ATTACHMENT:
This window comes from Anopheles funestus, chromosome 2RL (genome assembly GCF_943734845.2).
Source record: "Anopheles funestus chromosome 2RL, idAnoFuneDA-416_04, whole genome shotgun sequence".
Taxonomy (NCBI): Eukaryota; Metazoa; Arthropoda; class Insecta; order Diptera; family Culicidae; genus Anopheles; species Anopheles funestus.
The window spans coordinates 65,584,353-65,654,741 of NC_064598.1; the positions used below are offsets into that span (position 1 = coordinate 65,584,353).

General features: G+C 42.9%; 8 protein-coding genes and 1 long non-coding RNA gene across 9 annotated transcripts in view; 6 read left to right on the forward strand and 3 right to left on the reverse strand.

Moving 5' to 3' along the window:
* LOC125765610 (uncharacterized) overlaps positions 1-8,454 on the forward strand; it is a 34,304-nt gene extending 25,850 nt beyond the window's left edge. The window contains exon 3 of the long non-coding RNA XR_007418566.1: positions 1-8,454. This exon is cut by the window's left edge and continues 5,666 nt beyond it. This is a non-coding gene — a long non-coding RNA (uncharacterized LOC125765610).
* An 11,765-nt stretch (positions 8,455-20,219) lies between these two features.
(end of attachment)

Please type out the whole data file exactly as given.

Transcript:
This window comes from Anopheles funestus, chromosome 2RL (genome assembly GCF_943734845.2).
Source record: "Anopheles funestus chromosome 2RL, idAnoFuneDA-416_04, whole genome shotgun sequence".
Taxonomy (NCBI): Eukaryota; Metazoa; Arthropoda; class Insecta; order Diptera; family Culicidae; genus Anopheles; species Anopheles funestus.
The window spans coordinates 65,584,353-65,654,741 of NC_064598.1; the positions used below are offsets into that span (position 1 = coordinate 65,584,353).

General features: G+C 42.9%; 8 protein-coding genes and 1 long non-coding RNA gene across 9 annotated transcripts in view; 6 read left to right on the forward strand and 3 right to left on the reverse strand.

Moving 5' to 3' along the window:
* LOC125765610 (uncharacterized) overlaps positions 1-8,454 on the forward strand; it is a 34,304-nt gene extending 25,850 nt beyond the window's left edge. The window contains exon 3 of the long non-coding RNA XR_007418566.1: positions 1-8,454. This exon is cut by the window's left edge and continues 5,666 nt beyond it. This is a non-coding gene — a long non-coding RNA (uncharacterized LOC125765610).
* An 11,765-nt stretch (positions 8,455-20,219) lies between these two features.